Prototype spacecraft Dream Chaser has successfully completed its first glide test flight nearly two years after securing a multi-billion dollar contract from Nasa.
The company is under contract from NASA to fly its Dream Chaser spaceplane to the International Space Station by 2020.
The Nov. 11, 2017, automated test went as planned, according to an SNC statement.
The free flight lasted 60 seconds, reaching a maximum speed of 330 miles per hour (531 kph) and touching down at the targeted spot on the runway at a speed of 191 miles per hour (307 kph).
Executives with Sierra Nevada Corporation said November 13 they believed the recent glide flight of a Dream Chaser test article was successful and they won't need to fly that vehicle again. The vehicle met expected models for a future return from the space station.
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Dream Chaser is a space apparatus which can be used many times.
The company is also developing a version of its shuttle that could carry as many as seven passengers to low Earth orbit. It flew the same final approach and landing profile it would were it returning from the ISS. "The testing will validate the aerodynamic properties, flight software and control system performance of the Dream Chaser".
The successful flight test was a relief for those at the company who have spent years working on the vehicle, including an October 2013 glide flight that both the company and NASA considered a success even though a landing gear problem caused it to skid off the runway after landing. Basically, Dream Chaser was attached to a pickup truck which would pull it around 60mph. Once up to speed, the spacecraft was released and its onboard systems slowed the vehicle to a stop. Like the Enterprise test flights, this one took place at Edwards Air Force Base, CA and Sirangelo expressed gratitude to NASA and the Air Force for their assistance. This was essentially a dry run for the glide test in order to gain data and calibrate instruments. Since then, Sierra Nevada has been modifying the Dream Chaser to just carry cargo.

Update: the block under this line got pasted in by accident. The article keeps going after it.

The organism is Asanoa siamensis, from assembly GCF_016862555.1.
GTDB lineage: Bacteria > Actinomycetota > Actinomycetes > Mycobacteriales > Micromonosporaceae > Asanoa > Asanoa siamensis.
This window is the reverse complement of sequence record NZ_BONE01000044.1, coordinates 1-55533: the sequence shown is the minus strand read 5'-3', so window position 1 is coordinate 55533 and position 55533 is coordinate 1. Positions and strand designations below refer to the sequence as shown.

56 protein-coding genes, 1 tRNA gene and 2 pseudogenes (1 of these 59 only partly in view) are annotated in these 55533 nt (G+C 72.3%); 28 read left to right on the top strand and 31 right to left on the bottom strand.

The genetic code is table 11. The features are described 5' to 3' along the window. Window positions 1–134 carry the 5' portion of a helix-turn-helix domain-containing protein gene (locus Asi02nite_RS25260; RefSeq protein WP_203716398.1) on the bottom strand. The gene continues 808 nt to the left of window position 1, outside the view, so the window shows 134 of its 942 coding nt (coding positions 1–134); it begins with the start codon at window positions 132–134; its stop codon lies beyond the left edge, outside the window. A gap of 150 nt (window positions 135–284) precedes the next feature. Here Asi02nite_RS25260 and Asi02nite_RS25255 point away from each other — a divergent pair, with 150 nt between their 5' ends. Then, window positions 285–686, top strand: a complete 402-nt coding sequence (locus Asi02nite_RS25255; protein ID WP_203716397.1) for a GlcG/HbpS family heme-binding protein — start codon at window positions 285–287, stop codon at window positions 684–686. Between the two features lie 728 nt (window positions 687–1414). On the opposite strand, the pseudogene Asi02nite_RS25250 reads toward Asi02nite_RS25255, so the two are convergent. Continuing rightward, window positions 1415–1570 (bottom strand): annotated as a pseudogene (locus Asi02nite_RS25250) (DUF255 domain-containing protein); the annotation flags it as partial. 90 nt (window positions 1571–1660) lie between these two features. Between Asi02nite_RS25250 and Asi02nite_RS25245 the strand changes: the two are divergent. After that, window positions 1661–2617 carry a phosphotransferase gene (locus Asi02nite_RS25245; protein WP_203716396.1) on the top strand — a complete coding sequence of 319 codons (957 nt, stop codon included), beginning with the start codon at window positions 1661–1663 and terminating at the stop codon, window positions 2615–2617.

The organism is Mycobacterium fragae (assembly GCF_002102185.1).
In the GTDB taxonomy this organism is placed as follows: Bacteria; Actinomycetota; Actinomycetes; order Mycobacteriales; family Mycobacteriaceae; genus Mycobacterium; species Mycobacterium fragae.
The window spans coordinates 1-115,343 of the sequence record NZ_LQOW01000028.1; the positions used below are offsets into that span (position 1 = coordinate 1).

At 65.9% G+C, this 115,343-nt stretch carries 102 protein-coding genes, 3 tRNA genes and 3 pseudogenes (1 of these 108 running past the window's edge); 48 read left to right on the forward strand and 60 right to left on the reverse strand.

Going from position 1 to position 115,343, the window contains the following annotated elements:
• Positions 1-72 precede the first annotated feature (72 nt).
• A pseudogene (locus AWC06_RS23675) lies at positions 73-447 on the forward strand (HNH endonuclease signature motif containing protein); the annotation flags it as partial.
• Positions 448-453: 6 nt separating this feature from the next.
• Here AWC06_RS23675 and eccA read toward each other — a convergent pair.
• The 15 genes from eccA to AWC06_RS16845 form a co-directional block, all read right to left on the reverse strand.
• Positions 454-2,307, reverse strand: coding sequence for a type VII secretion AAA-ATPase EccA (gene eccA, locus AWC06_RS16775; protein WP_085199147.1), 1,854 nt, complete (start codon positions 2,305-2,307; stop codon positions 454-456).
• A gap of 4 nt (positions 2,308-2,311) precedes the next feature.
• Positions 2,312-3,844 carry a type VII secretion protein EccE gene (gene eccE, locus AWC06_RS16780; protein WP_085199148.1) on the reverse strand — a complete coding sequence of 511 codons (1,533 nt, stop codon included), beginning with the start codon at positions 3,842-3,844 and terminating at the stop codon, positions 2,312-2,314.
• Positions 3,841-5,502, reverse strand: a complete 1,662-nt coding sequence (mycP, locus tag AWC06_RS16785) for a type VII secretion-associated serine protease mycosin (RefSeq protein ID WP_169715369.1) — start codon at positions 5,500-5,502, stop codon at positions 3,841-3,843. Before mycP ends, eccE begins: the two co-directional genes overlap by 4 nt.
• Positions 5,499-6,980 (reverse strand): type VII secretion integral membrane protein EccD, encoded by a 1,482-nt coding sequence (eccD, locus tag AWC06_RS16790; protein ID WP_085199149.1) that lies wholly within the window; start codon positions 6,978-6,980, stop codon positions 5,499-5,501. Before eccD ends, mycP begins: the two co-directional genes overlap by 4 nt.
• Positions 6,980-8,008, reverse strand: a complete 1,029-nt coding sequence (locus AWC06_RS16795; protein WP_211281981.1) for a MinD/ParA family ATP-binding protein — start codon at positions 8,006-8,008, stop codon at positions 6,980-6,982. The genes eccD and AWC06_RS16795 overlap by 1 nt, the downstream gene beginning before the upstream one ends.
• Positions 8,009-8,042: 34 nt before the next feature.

This particular glide test was actually part of a space act agreement under NASA's Commercial Crew Program when SNC was competing with Boeing's CST-100 Starliner and SpaceX's Crew Dragon to win a contract to send humans to the ISS. The Dream Chaser from Sierra Nevada offers more reliable landings than the other two now offer. Right now, two companies - SpaceX and Orbital ATK - hold contracts with NASA to periodically resupply the station through 2018. The latter two have been supplying the outpost since 2012 and 2014 respectively.